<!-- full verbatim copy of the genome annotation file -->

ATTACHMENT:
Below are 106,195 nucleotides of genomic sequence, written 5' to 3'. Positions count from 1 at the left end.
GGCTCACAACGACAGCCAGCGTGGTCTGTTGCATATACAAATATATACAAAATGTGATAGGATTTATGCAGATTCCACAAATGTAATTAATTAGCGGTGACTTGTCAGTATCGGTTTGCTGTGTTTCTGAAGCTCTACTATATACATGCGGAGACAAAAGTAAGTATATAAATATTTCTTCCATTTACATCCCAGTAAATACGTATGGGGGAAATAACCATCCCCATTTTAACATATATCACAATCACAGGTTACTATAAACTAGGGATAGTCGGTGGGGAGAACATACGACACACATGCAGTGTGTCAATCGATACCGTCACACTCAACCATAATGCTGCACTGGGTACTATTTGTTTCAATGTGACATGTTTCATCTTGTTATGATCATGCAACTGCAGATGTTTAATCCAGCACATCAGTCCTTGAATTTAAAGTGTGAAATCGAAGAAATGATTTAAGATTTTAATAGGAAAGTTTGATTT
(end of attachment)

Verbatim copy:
Below are 106,195 nucleotides of genomic sequence, written 5' to 3'. Positions count from 1 at the left end.
GGCTCACAACGACAGCCAGCGTGGTCTGTTGCATATACAAATATATACAAAATGTGATAGGATTTATGCAGATTCCACAAATGTAATTAATTAGCGGTGACTTGTCAGTATCGGTTTGCTGTGTTTCTGAAGCTCTACTATATACATGCGGAGACAAAAGTAAGTATATAAATATTTCTTCCATTTACATCCCAGTAAATACGTATGGGGGAAATAACCATCCCCATTTTAACATATATCACAATCACAGGTTACTATAAACTAGGGATAGTCGGTGGGGAGAACATACGACACACATGCAGTGTGTCAATCGATACCGTCACACTCAACCATAATGCTGCACTGGGTACTATTTGTTTCAATGTGACATGTTTCATCTTGTTATGATCATGCAACTGCAGATGTTTAATCCAGCACATCAGTCCTTGAATTTAAAGTGTGAAATCGAAGAAATGATTTAAGATTTTAATAGGAAAGTTTGATTT